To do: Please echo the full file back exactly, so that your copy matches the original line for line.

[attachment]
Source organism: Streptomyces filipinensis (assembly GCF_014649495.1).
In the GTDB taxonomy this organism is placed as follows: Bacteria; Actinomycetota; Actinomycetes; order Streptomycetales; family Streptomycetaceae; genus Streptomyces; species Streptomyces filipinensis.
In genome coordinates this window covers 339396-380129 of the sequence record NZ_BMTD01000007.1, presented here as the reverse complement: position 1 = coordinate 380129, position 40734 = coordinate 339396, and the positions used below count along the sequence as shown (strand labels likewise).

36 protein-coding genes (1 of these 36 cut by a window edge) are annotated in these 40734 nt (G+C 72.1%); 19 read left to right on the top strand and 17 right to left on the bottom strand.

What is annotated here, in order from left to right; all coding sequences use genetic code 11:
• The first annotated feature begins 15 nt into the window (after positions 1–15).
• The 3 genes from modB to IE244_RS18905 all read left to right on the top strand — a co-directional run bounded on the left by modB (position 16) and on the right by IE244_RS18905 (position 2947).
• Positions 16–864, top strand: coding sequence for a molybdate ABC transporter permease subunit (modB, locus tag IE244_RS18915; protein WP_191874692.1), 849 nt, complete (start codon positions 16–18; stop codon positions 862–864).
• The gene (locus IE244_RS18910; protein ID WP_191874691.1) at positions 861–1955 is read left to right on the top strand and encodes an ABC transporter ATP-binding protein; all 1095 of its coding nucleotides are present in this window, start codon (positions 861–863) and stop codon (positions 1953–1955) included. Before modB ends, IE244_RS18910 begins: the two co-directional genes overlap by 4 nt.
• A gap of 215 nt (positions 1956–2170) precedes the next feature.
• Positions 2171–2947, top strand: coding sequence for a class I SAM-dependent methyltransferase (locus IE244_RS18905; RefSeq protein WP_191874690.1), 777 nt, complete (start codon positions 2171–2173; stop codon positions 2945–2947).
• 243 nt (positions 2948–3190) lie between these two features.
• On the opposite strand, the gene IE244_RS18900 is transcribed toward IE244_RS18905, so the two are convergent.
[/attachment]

Source organism: Streptomyces filipinensis (assembly GCF_014649495.1).
In the GTDB taxonomy this organism is placed as follows: Bacteria; Actinomycetota; Actinomycetes; order Streptomycetales; family Streptomycetaceae; genus Streptomyces; species Streptomyces filipinensis.
In genome coordinates this window covers 339396-380129 of the sequence record NZ_BMTD01000007.1, presented here as the reverse complement: position 1 = coordinate 380129, position 40734 = coordinate 339396, and the positions used below count along the sequence as shown (strand labels likewise).

36 protein-coding genes (1 of these 36 cut by a window edge) are annotated in these 40734 nt (G+C 72.1%); 19 read left to right on the top strand and 17 right to left on the bottom strand.

What is annotated here, in order from left to right; all coding sequences use genetic code 11:
• The first annotated feature begins 15 nt into the window (after positions 1–15).
• The 3 genes from modB to IE244_RS18905 all read left to right on the top strand — a co-directional run bounded on the left by modB (position 16) and on the right by IE244_RS18905 (position 2947).
• Positions 16–864, top strand: coding sequence for a molybdate ABC transporter permease subunit (modB, locus tag IE244_RS18915; protein WP_191874692.1), 849 nt, complete (start codon positions 16–18; stop codon positions 862–864).
• The gene (locus IE244_RS18910; protein ID WP_191874691.1) at positions 861–1955 is read left to right on the top strand and encodes an ABC transporter ATP-binding protein; all 1095 of its coding nucleotides are present in this window, start codon (positions 861–863) and stop codon (positions 1953–1955) included. Before modB ends, IE244_RS18910 begins: the two co-directional genes overlap by 4 nt.
• A gap of 215 nt (positions 1956–2170) precedes the next feature.
• Positions 2171–2947, top strand: coding sequence for a class I SAM-dependent methyltransferase (locus IE244_RS18905; RefSeq protein WP_191874690.1), 777 nt, complete (start codon positions 2171–2173; stop codon positions 2945–2947).
• 243 nt (positions 2948–3190) lie between these two features.
• On the opposite strand, the gene IE244_RS18900 is transcribed toward IE244_RS18905, so the two are convergent.